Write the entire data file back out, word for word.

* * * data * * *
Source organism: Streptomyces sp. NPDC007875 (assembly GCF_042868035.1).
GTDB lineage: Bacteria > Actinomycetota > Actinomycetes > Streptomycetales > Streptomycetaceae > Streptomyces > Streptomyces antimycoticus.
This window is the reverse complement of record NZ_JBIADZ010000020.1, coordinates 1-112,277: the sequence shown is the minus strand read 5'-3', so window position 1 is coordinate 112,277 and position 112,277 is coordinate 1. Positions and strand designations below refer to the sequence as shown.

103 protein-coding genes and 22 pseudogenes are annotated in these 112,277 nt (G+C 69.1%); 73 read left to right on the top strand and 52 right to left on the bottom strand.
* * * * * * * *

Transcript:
Source organism: Streptomyces sp. NPDC007875 (assembly GCF_042868035.1).
GTDB lineage: Bacteria > Actinomycetota > Actinomycetes > Streptomycetales > Streptomycetaceae > Streptomyces > Streptomyces antimycoticus.
This window is the reverse complement of record NZ_JBIADZ010000020.1, coordinates 1-112,277: the sequence shown is the minus strand read 5'-3', so window position 1 is coordinate 112,277 and position 112,277 is coordinate 1. Positions and strand designations below refer to the sequence as shown.

103 protein-coding genes and 22 pseudogenes are annotated in these 112,277 nt (G+C 69.1%); 73 read left to right on the top strand and 52 right to left on the bottom strand.